• The next annual ESPAS conference is planned for November 2020. The Commission will use this opportunity to discuss the topic of next year's Strategic Foresight Report. The Commission also plans to use the ESPAS conference to launch an EU-wide Foresight Network with Member State public foresight capabilities, think tanks, academia, industry stakeholders and civil society.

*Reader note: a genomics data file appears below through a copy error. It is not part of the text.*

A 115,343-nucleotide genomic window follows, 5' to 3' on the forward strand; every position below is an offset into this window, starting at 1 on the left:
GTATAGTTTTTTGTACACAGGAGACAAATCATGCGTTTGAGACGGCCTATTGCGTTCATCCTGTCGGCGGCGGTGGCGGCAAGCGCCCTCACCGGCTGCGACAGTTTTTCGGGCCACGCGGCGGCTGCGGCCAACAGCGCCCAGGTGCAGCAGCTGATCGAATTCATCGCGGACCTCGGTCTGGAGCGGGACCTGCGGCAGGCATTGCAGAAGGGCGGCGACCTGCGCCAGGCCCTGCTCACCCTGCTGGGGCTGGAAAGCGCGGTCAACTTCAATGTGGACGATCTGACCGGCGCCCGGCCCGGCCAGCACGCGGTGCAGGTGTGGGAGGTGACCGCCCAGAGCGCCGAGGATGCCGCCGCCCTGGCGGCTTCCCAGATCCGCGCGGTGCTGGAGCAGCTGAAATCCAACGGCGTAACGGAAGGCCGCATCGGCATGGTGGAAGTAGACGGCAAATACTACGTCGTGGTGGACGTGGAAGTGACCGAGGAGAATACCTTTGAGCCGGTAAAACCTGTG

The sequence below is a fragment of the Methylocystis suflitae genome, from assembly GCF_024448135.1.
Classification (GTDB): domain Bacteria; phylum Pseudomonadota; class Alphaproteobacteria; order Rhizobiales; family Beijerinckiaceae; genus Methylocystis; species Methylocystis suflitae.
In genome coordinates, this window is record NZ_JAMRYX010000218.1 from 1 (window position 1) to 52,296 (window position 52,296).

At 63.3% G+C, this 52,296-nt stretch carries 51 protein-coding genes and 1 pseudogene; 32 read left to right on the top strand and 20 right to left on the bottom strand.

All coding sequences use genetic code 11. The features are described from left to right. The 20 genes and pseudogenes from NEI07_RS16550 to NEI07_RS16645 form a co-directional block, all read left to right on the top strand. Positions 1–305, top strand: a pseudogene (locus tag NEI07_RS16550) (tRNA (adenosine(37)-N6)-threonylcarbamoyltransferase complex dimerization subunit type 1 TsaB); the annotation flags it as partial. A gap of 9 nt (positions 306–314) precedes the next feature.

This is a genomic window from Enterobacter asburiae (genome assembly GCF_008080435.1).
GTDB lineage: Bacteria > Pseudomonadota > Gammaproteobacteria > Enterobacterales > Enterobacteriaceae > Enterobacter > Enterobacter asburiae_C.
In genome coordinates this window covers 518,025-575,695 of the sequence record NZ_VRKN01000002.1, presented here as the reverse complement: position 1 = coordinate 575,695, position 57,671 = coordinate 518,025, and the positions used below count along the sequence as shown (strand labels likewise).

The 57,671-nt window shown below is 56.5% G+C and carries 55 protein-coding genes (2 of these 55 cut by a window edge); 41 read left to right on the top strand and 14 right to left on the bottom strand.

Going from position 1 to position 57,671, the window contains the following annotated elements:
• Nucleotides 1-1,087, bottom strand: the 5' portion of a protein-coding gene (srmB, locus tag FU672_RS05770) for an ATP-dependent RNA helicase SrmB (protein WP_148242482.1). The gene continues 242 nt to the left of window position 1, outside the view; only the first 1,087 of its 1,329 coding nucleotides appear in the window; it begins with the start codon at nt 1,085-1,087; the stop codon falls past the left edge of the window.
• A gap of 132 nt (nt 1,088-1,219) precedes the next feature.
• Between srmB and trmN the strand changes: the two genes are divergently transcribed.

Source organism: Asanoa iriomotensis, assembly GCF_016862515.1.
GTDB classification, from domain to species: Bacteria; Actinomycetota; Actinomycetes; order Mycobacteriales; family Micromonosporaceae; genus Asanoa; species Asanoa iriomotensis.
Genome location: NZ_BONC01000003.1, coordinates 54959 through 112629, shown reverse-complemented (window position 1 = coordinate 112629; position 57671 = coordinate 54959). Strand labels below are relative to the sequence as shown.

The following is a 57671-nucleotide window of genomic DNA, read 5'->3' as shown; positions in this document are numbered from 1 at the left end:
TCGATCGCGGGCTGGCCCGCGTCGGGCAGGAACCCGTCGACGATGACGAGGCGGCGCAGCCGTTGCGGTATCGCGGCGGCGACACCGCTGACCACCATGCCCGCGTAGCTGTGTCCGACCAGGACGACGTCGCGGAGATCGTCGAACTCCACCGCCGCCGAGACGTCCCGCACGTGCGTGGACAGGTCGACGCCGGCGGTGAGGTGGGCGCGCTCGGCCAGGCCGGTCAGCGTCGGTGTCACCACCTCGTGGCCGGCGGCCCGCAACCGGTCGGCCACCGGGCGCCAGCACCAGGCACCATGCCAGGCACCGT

• The development of shared reference foresight scenarios to inform future policy debate, to ensure coherence across policies, and to serve as a shared, forward‑looking framework for policy proposals. These scenarios will help identify potential pathways for the twin transition. This exercise can also contribute to the Conference on the Future of Europe.